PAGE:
Release Notes for Update of the Digital Dictionary of Buddhism, 3/26/2002

Dear Colleagues,

I just completed the task of a new re-publication of the online Digital Dictionary of Buddhism [DDB], the first since last August. The coverage of this edition reaches 15,246 terms (up over 4,000 from the prior edition) . The TOC page for the DDB is

I would once again like to take this opportunity to publicly express my deepest thanks to Prof. Michael Beddow (, who has unselfishly, and with consummate expertise, done the necessary programming to make this body of data available in such a convenient form on the web. All scholars, students, and translators who are benefiting from this resource owe him a great deal of thanks.

I am including some notes on the main content of this re-publication below, along with information on searching, password access, and so forth. If you use, or expect to use this resource with any kind of regularity, I highly recommend that you read through this.





  1. Main content of the added material
  2. Searching
  3. Password Access
  4. Plea for Collaboration

1. Main content of the added material

The 4,000+ new terms added this time include materials from:

a) All entries contained in Soothill from pages 1-210. These are kept separately in quotes for a number of reasons.
b) All terms contained in Weonhyo's Commentary on the Amitābha Sutra (a recent translation project).
c) Lots of new Sanskrit-Chinese information, the largest portion of which is digitized data provided by the translators working with the Yinshun Foundation. Please take a look at the greatly expanded Sanskrit index at
d) A significantly expanded Tibetan-Chinese index, derived mostly from the Hirosawa/Yokoyama index to the Yogācārabhūmi-śāstra.

2. Searching

a) Diacritics, etc.
You can search for Chinese terms in the search window (, but you can also search by romanized, kana, or hangeul input. The key thing that you need to remember is that you can't search for diacritically marked words by simple roman input. For example, if you try to search for "samsara" as is, you won't find it. To find this kind of word through the search engine, you need to paste it in the search box with diacritics that have been created in a Unicode font. Or better, use the Sanskrit terms index.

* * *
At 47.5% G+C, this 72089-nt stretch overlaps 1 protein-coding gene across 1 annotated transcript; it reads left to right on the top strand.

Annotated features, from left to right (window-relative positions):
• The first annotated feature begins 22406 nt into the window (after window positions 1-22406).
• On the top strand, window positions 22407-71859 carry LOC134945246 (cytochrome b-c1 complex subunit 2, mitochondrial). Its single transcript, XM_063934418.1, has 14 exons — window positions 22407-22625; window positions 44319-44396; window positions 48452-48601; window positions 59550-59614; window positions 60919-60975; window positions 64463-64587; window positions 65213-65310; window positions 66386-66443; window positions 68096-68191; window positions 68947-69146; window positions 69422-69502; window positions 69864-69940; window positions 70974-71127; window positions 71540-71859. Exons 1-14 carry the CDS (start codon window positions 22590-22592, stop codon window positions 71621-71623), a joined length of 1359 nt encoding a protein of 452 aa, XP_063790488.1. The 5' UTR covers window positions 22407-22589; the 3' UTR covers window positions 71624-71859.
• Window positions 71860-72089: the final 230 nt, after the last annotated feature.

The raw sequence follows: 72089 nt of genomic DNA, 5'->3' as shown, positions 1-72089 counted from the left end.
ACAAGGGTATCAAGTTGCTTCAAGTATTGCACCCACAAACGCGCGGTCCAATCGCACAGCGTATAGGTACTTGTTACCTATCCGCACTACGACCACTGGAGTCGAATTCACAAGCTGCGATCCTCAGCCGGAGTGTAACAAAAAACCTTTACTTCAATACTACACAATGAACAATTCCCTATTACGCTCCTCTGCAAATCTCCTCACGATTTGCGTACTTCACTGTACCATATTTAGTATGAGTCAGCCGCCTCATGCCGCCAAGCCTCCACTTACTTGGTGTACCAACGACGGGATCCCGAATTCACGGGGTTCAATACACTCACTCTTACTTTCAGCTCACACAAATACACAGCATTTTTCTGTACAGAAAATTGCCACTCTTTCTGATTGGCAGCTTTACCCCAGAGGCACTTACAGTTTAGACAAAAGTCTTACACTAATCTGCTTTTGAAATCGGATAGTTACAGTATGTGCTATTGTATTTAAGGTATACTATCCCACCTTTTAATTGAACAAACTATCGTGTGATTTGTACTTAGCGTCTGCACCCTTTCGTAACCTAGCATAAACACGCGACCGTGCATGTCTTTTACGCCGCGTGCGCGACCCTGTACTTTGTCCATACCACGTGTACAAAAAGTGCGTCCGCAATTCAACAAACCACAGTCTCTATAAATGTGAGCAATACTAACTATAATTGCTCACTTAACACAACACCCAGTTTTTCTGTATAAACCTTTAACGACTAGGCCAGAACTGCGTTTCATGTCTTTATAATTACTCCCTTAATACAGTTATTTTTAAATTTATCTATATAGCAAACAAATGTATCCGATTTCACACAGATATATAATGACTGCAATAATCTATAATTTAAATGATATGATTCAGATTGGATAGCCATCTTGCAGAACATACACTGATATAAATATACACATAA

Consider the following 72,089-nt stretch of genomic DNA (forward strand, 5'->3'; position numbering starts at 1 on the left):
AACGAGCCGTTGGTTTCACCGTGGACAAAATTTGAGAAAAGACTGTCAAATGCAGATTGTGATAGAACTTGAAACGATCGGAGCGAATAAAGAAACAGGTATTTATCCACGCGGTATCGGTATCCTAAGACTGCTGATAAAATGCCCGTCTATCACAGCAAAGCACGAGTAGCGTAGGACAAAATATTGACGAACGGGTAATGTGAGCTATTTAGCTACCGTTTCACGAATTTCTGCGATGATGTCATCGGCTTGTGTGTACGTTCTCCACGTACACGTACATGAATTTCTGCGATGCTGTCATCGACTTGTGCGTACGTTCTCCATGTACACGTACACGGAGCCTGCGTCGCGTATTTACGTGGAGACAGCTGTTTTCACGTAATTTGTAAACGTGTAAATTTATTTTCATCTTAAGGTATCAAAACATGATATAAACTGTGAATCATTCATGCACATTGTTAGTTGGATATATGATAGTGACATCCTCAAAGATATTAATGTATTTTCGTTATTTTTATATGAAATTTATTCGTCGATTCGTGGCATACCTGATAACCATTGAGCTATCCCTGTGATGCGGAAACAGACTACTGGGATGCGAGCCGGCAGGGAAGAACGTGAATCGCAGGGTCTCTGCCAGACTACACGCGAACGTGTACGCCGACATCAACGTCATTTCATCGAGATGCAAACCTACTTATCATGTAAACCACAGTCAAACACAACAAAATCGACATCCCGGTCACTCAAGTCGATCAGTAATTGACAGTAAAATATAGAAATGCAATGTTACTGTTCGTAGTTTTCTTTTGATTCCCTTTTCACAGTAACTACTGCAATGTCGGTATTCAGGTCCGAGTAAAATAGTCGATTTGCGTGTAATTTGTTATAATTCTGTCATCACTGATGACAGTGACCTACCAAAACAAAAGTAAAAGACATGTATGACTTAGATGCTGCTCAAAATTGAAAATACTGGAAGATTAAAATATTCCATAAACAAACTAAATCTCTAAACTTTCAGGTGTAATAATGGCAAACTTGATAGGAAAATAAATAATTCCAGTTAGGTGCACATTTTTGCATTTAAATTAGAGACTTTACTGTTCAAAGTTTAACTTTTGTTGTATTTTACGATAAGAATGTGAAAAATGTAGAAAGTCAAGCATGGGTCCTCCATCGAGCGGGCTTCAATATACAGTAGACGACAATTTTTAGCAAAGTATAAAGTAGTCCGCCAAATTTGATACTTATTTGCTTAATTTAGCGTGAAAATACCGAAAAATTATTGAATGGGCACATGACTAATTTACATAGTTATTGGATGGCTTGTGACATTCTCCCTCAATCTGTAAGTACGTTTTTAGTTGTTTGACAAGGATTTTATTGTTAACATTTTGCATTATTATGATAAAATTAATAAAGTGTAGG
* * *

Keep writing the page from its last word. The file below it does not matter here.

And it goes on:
b) Differences in Character Form
We are still going to suffer for some time, it seems, with some of the inconsistencies brought in to the development of the CJK portion of Unicode, wherein the same glyph was occasionally assigned different code points according to its prior history in JIS, Big5, or KSC. Thus, sometimes you will input a term that you would think *has* to be contained in the dictionary, and it won't be found. Most likely it is there, but there is some code point problem related to Unicode. In this case, you might want to search by another means, such as kana, hangeul, some form or romanization, or through one of the indexes.

3. Password Access

Due to problems caused by certain persons sending data-gathering robots into the site, we were forced to set up a username/password access system. We presently offer two kinds of access: (1) Limited access accounts for individuals that allows for 50 searches in a 24-hour period. (2) Unlimited form of access for departments, institutes, project groups, and so forth. To apply for the latter kind of password, we need to be contacted by a person in a position of authority in the institution, and we ask for a commitment in terms of regular data contributions to the dictionary, at the rate of 6 pages of data (A4 or Letter size, single-spaced, in digital format) every six months. Please write to (acmuller[at] for details.

4. Plea for Collaboration

The DDB is now being used by large numbers of scholars, translators, and students around the world as a basic tool. Unfortunately, very few users have taken an interest in helping us to further develop this resource by gathering and supplying their own materials in return for this service. So if you are seriously using the DDB in your dissertation writing, or in research and translation projects, please do consider taking a moment to polish up your glossaries for inclusion in the DDB. Using XML markup, precise record is maintained about the contributions of each individual. Please help us to make this resource grow to become comprehensive.